This afternoon, the Mariners lost to the Astros for the fourth time in six games. This afternoon, the Mariners slipped into a tie for last place in the AL West, with those same Astros. The Astros are expected by many to be one of the worst teams in recent baseball history, and while maybe that’s off the mark, it’s telling that you can even make the argument. It’s too early to back off the pre-season assumption that the Astros suck, and now the Mariners have lost consecutive series against them, and the Mariners aren’t supposed to be Astros-bad. This is the sort of development that often leads to a closed-door team meeting, and indeed, the Mariners had one in the aftermath. Have you ever thought about what it might be like to see a new color? According to Ryan Divish, Eric Wedge’s face after the game was new-color red.
This is a familiar tactic, and other teams will have closed-door meetings between now and the end of the year. The Mariners will probably have more, maybe if they lose to the Astros again. See, managers have high expectations, and they have a low tolerance for players and teams who under-perform, so every so often they feel like they need to scream a little. Like they need to scream loud enough for one to question the purpose of closing the doors. It’s supposed to be a release, and it’s supposed to motivate by intimidation.
It’s always easy to make fun of a team that holds a closed-door meeting. In part, this is because such a meeting is a response to the team being bad. More, it’s because closed-door meetings don’t do anything. At least, it doesn’t make sense that they would, if you break them down logically. Let’s try to follow along.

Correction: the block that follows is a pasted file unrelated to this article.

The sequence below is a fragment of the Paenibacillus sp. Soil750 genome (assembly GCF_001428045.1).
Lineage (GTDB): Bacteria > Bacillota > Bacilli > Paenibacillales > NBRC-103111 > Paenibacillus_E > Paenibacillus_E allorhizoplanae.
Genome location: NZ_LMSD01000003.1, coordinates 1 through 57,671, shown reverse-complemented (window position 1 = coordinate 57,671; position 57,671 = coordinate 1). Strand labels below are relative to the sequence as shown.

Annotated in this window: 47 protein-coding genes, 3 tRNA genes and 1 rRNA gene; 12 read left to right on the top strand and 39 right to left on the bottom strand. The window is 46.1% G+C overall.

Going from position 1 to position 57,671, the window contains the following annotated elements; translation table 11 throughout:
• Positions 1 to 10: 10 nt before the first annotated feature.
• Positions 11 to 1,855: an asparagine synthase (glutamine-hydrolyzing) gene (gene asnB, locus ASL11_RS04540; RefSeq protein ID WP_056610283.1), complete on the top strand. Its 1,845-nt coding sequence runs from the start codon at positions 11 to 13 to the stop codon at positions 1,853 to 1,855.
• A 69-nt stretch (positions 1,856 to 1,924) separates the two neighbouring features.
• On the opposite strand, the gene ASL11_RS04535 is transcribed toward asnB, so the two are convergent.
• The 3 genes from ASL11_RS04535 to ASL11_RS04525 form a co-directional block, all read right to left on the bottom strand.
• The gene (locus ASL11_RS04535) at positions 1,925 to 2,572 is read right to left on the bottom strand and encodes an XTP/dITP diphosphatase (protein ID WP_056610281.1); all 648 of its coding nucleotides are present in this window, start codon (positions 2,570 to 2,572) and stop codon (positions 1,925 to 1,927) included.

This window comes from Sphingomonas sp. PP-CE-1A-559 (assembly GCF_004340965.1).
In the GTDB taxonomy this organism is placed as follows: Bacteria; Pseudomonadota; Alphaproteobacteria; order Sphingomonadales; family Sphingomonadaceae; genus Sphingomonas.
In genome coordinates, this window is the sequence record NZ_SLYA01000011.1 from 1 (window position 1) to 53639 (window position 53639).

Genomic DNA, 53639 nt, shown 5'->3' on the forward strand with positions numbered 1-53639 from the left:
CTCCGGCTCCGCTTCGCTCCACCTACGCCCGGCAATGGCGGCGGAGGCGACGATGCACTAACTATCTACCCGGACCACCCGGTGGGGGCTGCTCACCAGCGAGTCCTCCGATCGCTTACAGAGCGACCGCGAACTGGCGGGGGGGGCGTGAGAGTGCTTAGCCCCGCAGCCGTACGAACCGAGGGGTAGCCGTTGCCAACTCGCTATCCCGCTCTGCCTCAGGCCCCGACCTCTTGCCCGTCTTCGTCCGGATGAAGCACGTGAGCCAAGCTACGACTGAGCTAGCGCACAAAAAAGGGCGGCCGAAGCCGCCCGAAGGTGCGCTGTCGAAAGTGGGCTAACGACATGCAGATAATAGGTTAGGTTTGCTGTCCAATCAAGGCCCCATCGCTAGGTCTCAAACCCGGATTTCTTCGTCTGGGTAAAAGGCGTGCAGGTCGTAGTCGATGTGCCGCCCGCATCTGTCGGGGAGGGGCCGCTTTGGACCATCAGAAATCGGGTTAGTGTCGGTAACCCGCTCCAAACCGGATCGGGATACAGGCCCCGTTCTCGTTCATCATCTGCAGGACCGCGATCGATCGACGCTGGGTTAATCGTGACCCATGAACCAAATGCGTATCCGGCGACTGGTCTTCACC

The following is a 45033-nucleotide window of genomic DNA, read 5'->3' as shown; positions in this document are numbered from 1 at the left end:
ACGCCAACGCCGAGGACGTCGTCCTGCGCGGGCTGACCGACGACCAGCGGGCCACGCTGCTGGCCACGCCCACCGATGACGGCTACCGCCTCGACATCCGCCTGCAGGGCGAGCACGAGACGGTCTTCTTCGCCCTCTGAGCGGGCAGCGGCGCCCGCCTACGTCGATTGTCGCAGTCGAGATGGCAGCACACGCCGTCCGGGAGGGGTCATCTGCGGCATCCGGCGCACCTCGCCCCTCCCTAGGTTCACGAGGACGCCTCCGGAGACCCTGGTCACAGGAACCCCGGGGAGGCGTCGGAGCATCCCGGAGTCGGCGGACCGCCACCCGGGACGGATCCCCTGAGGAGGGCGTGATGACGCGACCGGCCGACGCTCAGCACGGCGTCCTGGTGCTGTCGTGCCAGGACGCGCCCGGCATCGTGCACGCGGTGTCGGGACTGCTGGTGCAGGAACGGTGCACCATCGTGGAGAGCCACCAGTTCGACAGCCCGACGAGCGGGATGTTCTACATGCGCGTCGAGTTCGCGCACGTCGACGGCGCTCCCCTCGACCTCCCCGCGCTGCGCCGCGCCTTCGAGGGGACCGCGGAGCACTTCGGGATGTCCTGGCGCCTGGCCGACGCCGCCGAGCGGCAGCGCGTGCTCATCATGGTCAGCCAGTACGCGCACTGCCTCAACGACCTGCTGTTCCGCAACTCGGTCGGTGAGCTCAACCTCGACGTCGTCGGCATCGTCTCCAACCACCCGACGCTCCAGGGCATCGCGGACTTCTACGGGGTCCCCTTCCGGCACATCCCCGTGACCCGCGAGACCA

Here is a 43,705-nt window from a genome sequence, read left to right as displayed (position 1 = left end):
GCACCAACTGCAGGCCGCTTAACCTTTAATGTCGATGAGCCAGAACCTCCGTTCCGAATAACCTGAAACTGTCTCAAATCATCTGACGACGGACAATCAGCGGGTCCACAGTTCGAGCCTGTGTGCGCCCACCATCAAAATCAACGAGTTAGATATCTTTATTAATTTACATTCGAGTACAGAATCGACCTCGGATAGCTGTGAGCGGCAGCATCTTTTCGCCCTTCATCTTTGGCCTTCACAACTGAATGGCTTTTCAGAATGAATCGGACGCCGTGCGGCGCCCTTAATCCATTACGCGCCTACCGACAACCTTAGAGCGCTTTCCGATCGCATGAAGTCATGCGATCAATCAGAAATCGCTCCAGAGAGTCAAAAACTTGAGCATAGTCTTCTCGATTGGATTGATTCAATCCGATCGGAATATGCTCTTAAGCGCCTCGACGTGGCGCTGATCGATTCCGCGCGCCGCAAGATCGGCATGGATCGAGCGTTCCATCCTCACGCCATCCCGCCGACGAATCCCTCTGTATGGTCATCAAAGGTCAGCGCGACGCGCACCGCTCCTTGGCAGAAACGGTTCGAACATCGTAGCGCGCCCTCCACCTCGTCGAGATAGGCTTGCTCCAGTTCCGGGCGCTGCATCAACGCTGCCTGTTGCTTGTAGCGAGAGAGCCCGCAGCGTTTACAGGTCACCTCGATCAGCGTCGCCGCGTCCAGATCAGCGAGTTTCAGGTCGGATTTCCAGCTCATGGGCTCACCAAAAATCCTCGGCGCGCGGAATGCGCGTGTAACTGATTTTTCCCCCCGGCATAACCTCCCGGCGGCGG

Meetings are held after a team has been bad. The manager wants the team to stop being so bad, so he addresses the players sternly and bluntly. There’s always communication between the players and the coaching staff, but it usually isn’t aggressive and borderline hostile. That’s what makes closed-door meetings stand out.
Focus is important in baseball, just as it’s important in everything. It’s important for baseball players to be focused and motivated, and you don’t want to see a big-leaguer who’s going through the motions. Now, it makes sense that a team meeting might have a temporary effect on focus. Players might try a little harder afterward, tapping into their deepest mental resources. But it seems to me focus is a lot like happiness — you have an individual baseline, and when you vary from it, you don’t vary for long. Pretty soon you regress back to your norm, and it’s hard as hell to shift that norm in a direction. Maybe Dustin Ackley is going to be a little more energized tomorrow night, but a week or two from now, he’ll be Dustin Ackley, approaching the game more or less how he always has. These players have been through a lot of coaching and development. A talk can only do so much. A talk can pretty much not do anything of import.
And if anything, don’t baseball people always say that players should play comfortable and relaxed? Not unlike they’re “having fun out there”? Wouldn’t an angry team meeting just put people on edge, maybe stress them out? Worried players are unlikely to be better players, and I imagine the Mariners were already aware of the fact that they weren’t doing well enough. Overall and individually. Getting vented at isn’t going to make Jesus Montero realize he’s sucked.